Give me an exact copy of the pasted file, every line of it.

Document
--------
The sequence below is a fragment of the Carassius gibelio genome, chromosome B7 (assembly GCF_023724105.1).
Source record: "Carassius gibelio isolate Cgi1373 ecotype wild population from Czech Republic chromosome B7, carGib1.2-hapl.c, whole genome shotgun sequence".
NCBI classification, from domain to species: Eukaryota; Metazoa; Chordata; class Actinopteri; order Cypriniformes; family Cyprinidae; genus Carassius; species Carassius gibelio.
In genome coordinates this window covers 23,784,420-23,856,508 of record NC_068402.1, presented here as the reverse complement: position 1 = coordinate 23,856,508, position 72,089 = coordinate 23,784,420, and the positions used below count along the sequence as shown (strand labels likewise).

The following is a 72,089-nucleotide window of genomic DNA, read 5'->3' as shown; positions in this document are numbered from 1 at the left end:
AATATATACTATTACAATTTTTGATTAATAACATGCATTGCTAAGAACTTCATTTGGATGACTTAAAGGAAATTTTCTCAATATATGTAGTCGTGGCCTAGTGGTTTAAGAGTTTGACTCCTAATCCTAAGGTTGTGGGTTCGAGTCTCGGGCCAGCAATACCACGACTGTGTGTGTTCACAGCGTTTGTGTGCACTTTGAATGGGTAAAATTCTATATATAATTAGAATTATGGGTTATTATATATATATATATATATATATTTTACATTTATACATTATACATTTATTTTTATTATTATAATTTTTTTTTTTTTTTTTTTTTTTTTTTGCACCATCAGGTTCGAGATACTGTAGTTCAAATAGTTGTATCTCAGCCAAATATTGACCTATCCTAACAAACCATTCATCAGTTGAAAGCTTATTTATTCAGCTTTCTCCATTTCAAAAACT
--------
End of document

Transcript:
The sequence below is a fragment of the Carassius gibelio genome, chromosome B7 (assembly GCF_023724105.1).
Source record: "Carassius gibelio isolate Cgi1373 ecotype wild population from Czech Republic chromosome B7, carGib1.2-hapl.c, whole genome shotgun sequence".
NCBI classification, from domain to species: Eukaryota; Metazoa; Chordata; class Actinopteri; order Cypriniformes; family Cyprinidae; genus Carassius; species Carassius gibelio.
In genome coordinates this window covers 23,784,420-23,856,508 of record NC_068402.1, presented here as the reverse complement: position 1 = coordinate 23,856,508, position 72,089 = coordinate 23,784,420, and the positions used below count along the sequence as shown (strand labels likewise).

The following is a 72,089-nucleotide window of genomic DNA, read 5'->3' as shown; positions in this document are numbered from 1 at the left end:
AATATATACTATTACAATTTTTGATTAATAACATGCATTGCTAAGAACTTCATTTGGATGACTTAAAGGAAATTTTCTCAATATATGTAGTCGTGGCCTAGTGGTTTAAGAGTTTGACTCCTAATCCTAAGGTTGTGGGTTCGAGTCTCGGGCCAGCAATACCACGACTGTGTGTGTTCACAGCGTTTGTGTGCACTTTGAATGGGTAAAATTCTATATATAATTAGAATTATGGGTTATTATATATATATATATATATATATTTTACATTTATACATTATACATTTATTTTTATTATTATAATTTTTTTTTTTTTTTTTTTTTTTTTTTGCACCATCAGGTTCGAGATACTGTAGTTCAAATAGTTGTATCTCAGCCAAATATTGACCTATCCTAACAAACCATTCATCAGTTGAAAGCTTATTTATTCAGCTTTCTCCATTTCAAAAACT